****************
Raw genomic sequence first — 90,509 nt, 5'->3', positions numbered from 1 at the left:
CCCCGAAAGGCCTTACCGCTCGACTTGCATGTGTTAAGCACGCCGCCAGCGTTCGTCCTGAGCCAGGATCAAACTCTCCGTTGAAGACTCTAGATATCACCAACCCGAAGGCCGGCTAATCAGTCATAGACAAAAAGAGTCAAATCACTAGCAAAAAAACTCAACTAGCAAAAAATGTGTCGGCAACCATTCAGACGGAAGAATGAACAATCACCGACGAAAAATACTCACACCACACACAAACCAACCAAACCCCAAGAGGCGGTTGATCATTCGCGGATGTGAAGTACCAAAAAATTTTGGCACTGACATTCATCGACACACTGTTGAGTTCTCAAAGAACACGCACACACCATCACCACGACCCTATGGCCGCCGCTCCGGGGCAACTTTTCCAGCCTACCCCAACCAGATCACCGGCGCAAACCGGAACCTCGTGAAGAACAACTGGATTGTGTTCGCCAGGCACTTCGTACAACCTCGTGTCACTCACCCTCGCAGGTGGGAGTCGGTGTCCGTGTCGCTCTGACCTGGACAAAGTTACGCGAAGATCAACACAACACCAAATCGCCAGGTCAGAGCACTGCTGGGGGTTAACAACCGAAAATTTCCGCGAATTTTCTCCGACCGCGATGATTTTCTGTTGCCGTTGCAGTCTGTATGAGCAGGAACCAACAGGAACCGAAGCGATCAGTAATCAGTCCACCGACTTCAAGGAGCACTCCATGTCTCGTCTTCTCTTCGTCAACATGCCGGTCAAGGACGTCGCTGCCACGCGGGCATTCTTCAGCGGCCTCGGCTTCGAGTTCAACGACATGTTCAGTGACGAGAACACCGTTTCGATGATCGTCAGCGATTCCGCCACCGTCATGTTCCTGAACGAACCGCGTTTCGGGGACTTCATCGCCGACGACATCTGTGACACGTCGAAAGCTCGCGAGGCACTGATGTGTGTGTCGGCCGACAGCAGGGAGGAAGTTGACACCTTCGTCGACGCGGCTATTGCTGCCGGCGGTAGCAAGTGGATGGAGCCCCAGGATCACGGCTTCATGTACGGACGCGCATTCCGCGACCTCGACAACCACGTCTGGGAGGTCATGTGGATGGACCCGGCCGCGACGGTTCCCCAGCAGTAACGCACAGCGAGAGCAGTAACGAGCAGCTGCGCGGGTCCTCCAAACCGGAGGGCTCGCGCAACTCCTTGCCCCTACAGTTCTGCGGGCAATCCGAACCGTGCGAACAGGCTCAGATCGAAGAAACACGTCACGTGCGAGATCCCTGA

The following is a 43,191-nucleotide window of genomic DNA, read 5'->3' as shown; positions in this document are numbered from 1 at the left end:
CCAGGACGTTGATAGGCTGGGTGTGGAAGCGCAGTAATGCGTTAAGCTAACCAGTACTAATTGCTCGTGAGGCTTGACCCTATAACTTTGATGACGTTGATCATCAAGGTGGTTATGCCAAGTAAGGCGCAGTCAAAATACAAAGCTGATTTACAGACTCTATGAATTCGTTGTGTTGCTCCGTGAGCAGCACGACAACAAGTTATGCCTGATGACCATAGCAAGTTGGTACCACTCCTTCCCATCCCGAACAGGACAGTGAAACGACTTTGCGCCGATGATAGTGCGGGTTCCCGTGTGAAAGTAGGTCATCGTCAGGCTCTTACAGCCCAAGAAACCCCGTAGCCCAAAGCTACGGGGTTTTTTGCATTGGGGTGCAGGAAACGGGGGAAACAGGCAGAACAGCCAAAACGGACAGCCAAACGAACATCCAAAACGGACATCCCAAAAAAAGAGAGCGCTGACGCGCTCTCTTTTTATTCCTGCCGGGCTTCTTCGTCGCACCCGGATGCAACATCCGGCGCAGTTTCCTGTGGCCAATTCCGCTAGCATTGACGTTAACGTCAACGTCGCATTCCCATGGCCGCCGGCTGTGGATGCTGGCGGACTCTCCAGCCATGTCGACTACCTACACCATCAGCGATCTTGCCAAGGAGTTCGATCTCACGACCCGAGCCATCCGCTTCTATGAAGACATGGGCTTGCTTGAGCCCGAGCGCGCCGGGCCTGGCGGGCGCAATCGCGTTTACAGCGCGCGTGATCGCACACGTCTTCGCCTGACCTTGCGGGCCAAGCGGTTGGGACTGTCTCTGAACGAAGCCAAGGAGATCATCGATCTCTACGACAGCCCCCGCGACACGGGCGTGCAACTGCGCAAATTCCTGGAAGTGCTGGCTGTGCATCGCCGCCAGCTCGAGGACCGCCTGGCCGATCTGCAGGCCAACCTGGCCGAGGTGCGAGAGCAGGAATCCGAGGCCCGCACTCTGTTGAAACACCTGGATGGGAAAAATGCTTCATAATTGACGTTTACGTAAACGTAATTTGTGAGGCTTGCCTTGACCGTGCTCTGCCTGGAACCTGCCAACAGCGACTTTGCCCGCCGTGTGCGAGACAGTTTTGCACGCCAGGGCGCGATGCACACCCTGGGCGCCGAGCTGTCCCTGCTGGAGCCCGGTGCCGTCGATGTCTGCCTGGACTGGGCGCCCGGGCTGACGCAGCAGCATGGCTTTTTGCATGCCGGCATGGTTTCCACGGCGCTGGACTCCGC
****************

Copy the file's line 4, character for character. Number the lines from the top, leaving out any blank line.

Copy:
CCAGGACGTTGATAGGCTGGGTGTGGAAGCGCAGTAATGCGTTAAGCTAACCAGTACTAATTGCTCGTGAGGCTTGACCCTATAACTTTGATGACGTTGATCATCAAGGTGGTTATGCCAAGTAAGGCGCAGTCAAAATACAAAGCTGATTTACAGACTCTATGAATTCGTTGTGTTGCTCCGTGAGCAGCACGACAACAAGTTATGCCTGATGACCATAGCAAGTTGGTACCACTCCTTCCCATCCCGAACAGGACAGTGAAACGACTTTGCGCCGATGATAGTGCGGGTTCCCGTGTGAAAGTAGGTCATCGTCAGGCTCTTACAGCCCAAGAAACCCCGTAGCCCAAAGCTACGGGGTTTTTTGCATTGGGGTGCAGGAAACGGGGGAAACAGGCAGAACAGCCAAAACGGACAGCCAAACGAACATCCAAAACGGACATCCCAAAAAAAGAGAGCGCTGACGCGCTCTCTTTTTATTCCTGCCGGGCTTCTTCGTCGCACCCGGATGCAACATCCGGCGCAGTTTCCTGTGGCCAATTCCGCTAGCATTGACGTTAACGTCAACGTCGCATTCCCATGGCCGCCGGCTGTGGATGCTGGCGGACTCTCCAGCCATGTCGACTACCTACACCATCAGCGATCTTGCCAAGGAGTTCGATCTCACGACCCGAGCCATCCGCTTCTATGAAGACATGGGCTTGCTTGAGCCCGAGCGCGCCGGGCCTGGCGGGCGCAATCGCGTTTACAGCGCGCGTGATCGCACACGTCTTCGCCTGACCTTGCGGGCCAAGCGGTTGGGACTGTCTCTGAACGAAGCCAAGGAGATCATCGATCTCTACGACAGCCCCCGCGACACGGGCGTGCAACTGCGCAAATTCCTGGAAGTGCTGGCTGTGCATCGCCGCCAGCTCGAGGACCGCCTGGCCGATCTGCAGGCCAACCTGGCCGAGGTGCGAGAGCAGGAATCCGAGGCCCGCACTCTGTTGAAACACCTGGATGGGAAAAATGCTTCATAATTGACGTTTACGTAAACGTAATTTGTGAGGCTTGCCTTGACCGTGCTCTGCCTGGAACCTGCCAACAGCGACTTTGCCCGCCGTGTGCGAGACAGTTTTGCACGCCAGGGCGCGATGCACACCCTGGGCGCCGAGCTGTCCCTGCTGGAGCCCGGTGCCGTCGATGTCTGCCTGGACTGGGCGCCCGGGCTGACGCAGCAGCATGGCTTTTTGCATGCCGGCATGGTTTCCACGGCGCTGGACTCCGC